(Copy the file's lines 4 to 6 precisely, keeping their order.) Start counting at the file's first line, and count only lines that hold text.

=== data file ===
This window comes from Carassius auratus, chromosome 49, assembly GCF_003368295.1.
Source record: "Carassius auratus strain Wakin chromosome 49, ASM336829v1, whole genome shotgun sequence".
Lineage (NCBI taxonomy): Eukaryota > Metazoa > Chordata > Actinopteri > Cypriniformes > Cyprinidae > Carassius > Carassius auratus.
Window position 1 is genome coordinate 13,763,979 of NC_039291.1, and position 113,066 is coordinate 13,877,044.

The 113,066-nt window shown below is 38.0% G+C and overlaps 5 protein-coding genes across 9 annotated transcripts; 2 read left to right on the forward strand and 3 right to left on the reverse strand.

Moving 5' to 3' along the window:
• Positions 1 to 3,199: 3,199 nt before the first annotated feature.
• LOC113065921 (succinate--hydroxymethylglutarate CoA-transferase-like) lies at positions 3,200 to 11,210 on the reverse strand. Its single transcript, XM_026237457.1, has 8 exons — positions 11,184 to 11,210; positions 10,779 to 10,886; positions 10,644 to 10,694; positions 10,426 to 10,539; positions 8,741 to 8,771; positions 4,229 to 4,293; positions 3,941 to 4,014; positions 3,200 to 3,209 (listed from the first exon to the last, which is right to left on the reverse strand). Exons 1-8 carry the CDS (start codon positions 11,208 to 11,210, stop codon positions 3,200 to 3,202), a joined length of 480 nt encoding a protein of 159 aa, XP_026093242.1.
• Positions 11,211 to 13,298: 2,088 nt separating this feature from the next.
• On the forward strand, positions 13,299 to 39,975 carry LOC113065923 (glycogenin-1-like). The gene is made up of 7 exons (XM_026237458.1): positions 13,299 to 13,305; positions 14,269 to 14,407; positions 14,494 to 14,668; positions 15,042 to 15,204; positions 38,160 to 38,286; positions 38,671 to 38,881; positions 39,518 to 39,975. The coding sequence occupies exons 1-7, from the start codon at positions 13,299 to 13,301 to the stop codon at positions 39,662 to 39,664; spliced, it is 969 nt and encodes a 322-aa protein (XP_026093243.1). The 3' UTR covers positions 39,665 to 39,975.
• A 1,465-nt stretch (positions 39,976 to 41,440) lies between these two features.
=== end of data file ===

Window position 1 is genome coordinate 13,763,979 of NC_039291.1, and position 113,066 is coordinate 13,877,044.

The 113,066-nt window shown below is 38.0% G+C and overlaps 5 protein-coding genes across 9 annotated transcripts; 2 read left to right on the forward strand and 3 right to left on the reverse strand.

Moving 5' to 3' along the window: